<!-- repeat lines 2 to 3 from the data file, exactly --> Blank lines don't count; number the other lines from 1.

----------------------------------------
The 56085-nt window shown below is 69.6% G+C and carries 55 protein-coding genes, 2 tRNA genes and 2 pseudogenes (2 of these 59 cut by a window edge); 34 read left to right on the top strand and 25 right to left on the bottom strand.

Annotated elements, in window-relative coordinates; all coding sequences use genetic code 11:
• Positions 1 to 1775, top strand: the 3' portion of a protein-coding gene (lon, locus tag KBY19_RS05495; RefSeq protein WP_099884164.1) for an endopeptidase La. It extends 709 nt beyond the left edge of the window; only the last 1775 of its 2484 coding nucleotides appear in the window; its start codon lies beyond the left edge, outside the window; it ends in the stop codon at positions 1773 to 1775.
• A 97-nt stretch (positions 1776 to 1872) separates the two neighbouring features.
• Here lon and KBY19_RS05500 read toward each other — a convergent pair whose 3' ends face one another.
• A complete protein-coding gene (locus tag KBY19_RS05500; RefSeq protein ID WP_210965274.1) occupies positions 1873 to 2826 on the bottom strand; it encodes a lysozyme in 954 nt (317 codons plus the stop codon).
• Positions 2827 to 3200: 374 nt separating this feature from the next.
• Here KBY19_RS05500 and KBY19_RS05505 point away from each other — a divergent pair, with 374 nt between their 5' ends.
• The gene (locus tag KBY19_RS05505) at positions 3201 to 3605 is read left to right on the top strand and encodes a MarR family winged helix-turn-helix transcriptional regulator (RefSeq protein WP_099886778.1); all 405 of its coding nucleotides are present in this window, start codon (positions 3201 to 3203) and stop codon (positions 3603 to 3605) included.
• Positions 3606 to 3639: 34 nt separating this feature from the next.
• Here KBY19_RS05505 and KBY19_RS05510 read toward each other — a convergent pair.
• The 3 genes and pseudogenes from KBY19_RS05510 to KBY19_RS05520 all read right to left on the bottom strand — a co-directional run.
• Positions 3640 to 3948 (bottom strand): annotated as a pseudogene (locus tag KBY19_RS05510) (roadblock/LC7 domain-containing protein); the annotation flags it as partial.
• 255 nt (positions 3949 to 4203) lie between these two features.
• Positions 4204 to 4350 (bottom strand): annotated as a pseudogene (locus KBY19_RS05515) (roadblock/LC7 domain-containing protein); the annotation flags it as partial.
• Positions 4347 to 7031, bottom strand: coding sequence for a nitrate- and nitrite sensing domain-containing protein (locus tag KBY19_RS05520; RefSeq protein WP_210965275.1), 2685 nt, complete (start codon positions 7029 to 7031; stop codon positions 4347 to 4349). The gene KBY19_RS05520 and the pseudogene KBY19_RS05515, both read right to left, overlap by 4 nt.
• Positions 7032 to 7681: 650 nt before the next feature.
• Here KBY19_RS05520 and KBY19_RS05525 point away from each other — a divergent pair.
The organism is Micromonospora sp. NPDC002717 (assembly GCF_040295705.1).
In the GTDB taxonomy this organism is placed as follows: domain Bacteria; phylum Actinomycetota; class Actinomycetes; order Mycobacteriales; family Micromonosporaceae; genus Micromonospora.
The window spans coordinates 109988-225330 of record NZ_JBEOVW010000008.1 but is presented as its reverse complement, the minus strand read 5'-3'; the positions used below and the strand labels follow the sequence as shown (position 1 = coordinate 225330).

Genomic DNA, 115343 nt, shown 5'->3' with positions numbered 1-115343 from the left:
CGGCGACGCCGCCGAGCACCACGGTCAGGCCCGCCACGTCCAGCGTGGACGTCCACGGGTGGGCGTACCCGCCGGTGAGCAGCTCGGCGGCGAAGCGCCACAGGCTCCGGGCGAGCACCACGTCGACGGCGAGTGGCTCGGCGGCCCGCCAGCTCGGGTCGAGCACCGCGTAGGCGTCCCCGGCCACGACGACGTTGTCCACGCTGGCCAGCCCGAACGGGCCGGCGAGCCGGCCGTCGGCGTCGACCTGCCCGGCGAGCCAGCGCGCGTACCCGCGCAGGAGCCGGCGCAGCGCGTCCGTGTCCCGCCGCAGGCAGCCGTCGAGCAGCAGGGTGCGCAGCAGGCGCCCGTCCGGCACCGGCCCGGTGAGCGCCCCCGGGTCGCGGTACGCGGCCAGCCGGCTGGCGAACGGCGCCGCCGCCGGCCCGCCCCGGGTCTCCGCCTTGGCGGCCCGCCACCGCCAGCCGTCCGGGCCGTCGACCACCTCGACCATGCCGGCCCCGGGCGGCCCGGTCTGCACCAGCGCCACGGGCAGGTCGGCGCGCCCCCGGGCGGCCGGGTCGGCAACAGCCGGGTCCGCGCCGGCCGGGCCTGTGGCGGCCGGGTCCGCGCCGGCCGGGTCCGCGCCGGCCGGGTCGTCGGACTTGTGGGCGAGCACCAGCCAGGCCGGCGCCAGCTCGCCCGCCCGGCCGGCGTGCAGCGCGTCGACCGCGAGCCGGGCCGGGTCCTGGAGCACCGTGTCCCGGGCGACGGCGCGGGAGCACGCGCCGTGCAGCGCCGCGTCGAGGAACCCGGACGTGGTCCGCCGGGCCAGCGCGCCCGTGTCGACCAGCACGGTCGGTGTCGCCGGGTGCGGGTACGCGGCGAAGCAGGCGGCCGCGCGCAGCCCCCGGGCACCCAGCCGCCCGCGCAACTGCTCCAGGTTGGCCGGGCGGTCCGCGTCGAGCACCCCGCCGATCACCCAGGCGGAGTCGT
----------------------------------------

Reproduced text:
Annotated elements, in window-relative coordinates; all coding sequences use genetic code 11:
• Positions 1 to 1775, top strand: the 3' portion of a protein-coding gene (lon, locus tag KBY19_RS05495; RefSeq protein WP_099884164.1) for an endopeptidase La. It extends 709 nt beyond the left edge of the window; only the last 1775 of its 2484 coding nucleotides appear in the window; its start codon lies beyond the left edge, outside the window; it ends in the stop codon at positions 1773 to 1775.